The Stratasys Mojo desktop professional-grade 3D printer with a startup supply of materials and bases, the Mojo Print Wizard and Control Panel software and the WaveWash 55 support removal system. Credit: Stratasys
Industrial 3D printer maker Stratasys has announced it's selling a professional grade printer on Amazon for the first time.
The machine, the Mojo 3D Printer, will retail for $6,000.
While that may seem like a high price for a printer that can fit on your desktop, companies interested in rapid prototyping require high precision parts, which Stratasys claims the Mojo can produce.
The Mojo has a resolution of .007-in., or .178 millimeters. Resolution refers to the thickness of each layer of material laid down as an object is being built.
The Mojo can produce objects of up to 5-in. x 5-in. x 5-in. in size.
That compares to 3D Systems' CubePro 3D printer, a "prosumer" machine that can print objects 11.2-in x 10.6-in x 9.06-in, in size and has a resolution of .002-in. The CubePro retails for $2,800.
Stratasys spokesperson Joe Hiemenz said high resolution does not define object accuracy, but instead how smooth the surface finish will be and how small the features can be.
"Accuracy is the ability to hold a tolerance. If you measure a part built on the Mojo with calipers it will have a high level of accuracy, close to that of an injection-molded part," Hiemenez said, referring to a conventional means of prototyping parts.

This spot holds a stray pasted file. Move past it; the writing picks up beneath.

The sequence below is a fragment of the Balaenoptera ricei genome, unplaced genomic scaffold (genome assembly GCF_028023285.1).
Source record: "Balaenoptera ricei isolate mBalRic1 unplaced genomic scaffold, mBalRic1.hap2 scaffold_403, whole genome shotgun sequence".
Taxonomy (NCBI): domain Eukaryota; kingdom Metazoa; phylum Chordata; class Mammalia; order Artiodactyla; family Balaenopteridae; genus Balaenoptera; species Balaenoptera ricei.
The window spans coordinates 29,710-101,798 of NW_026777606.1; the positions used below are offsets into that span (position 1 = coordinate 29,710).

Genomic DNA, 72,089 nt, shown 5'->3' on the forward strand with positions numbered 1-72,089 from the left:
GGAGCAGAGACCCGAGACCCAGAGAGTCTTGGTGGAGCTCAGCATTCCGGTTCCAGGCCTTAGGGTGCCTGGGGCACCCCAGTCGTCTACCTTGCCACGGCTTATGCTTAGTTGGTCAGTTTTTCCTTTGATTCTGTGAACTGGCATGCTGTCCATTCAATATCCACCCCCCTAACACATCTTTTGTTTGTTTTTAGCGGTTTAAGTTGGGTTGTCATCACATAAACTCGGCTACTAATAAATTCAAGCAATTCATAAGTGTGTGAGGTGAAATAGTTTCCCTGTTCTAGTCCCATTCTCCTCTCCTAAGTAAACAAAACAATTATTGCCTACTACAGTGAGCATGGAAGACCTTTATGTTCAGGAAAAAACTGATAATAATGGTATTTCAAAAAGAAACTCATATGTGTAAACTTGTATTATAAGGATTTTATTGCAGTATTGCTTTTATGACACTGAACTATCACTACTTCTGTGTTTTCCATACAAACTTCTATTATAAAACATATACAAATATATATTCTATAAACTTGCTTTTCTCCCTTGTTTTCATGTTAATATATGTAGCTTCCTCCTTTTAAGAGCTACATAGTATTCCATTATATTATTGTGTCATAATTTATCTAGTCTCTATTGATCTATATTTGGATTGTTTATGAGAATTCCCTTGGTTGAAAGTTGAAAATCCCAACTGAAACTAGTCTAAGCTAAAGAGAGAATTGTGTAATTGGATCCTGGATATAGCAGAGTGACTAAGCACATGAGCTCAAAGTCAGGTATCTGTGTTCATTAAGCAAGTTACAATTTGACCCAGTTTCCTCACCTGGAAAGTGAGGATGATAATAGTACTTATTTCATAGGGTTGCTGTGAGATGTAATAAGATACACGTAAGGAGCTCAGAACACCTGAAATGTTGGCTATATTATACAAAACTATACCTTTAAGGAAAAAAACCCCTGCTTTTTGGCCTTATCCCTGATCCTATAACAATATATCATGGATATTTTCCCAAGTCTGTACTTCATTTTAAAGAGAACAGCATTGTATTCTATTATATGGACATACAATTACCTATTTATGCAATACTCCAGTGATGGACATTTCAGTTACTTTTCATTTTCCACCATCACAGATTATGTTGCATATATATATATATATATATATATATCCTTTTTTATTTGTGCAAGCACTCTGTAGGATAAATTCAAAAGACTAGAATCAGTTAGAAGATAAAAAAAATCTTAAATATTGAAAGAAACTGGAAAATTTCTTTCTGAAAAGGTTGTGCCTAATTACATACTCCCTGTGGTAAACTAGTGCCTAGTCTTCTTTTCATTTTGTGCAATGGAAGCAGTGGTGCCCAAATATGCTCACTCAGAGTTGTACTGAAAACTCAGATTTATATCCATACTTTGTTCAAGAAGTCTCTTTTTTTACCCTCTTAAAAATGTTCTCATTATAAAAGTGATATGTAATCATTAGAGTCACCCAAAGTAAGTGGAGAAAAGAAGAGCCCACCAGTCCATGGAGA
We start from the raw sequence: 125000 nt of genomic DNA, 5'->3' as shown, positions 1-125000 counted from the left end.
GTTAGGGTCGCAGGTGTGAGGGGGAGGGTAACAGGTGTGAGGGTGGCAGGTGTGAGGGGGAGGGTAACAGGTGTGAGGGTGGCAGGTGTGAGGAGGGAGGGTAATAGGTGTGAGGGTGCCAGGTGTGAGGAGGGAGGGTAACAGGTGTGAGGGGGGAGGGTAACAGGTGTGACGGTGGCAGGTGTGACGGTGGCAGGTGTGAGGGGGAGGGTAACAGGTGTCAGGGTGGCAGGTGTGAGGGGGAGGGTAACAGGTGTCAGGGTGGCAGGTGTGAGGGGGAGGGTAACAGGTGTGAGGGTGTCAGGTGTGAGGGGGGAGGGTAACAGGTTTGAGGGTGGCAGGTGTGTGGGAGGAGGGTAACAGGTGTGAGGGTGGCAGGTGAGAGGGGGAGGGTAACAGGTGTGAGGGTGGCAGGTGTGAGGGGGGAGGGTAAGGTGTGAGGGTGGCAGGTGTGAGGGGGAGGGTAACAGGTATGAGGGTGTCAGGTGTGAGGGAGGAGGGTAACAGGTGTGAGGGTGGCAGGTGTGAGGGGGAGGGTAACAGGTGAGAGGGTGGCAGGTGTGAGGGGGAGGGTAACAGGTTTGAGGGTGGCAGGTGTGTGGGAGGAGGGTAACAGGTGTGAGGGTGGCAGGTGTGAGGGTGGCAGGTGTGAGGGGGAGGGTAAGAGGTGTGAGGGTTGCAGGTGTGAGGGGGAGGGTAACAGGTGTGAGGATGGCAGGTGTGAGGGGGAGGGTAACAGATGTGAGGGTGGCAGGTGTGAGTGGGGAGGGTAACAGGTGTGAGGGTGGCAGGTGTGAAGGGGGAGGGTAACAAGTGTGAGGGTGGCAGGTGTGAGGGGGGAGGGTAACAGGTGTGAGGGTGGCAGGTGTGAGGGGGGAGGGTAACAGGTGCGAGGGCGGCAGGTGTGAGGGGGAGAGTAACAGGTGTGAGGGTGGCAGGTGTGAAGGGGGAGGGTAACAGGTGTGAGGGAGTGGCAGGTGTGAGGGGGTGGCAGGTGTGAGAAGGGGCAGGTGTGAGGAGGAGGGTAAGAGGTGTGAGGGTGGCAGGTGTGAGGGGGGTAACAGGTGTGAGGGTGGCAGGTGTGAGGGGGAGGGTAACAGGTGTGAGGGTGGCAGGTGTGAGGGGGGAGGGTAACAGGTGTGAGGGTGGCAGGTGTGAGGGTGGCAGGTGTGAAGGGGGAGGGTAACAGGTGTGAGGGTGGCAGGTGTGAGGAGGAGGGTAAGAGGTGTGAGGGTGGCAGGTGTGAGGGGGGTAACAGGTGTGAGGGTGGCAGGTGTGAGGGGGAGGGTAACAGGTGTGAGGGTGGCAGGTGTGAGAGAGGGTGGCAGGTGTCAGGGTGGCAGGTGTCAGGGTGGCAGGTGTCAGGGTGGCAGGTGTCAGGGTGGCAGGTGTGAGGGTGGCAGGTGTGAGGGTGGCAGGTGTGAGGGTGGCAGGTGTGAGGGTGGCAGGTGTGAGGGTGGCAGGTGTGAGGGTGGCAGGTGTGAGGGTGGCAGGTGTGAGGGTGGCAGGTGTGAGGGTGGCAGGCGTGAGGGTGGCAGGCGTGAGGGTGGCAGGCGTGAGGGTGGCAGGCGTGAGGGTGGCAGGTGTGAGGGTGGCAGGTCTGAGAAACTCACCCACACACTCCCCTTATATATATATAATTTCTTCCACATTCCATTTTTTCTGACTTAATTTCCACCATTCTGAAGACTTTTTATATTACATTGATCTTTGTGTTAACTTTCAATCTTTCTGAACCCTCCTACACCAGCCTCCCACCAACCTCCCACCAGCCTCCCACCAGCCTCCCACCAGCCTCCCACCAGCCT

"One of the largest benefits to a 3D printer that uses thermoplastic is to get a tough part that can be functionally tested," he continued. "At .007 inch, the Mojo can build fine features that are still strong enough for testing."
The Mojo can produce concept models and functional prototypes through the use of fused deposition modeling (FDM) extruding ABS thermoplastic filament.
Unlike consumer-grade 3D printers that heat only the build platform, Stratasys uses a heated build chamber, to help ensure that once the part is built, its dimensional accuracy is locked in.
The Mojo is built to be dependable and is reliable enough to be used daily in an industrial setting, Hiemenez said.
Stratasys describes the Mojo as a desktop 3D printer that can offer fine-feature detail that is only available larger, floor-model production systems like its Fortus Production 3D Printers.
The Mojo measures 25 in. wide, 21 in. deep and 18 in. tall. It also uses a water-soluble support material that helps printed objects hold their shape until the job is finished. The support material can then be removed with jetted water, allowing for hands-free cleaning of intricate moving parts.
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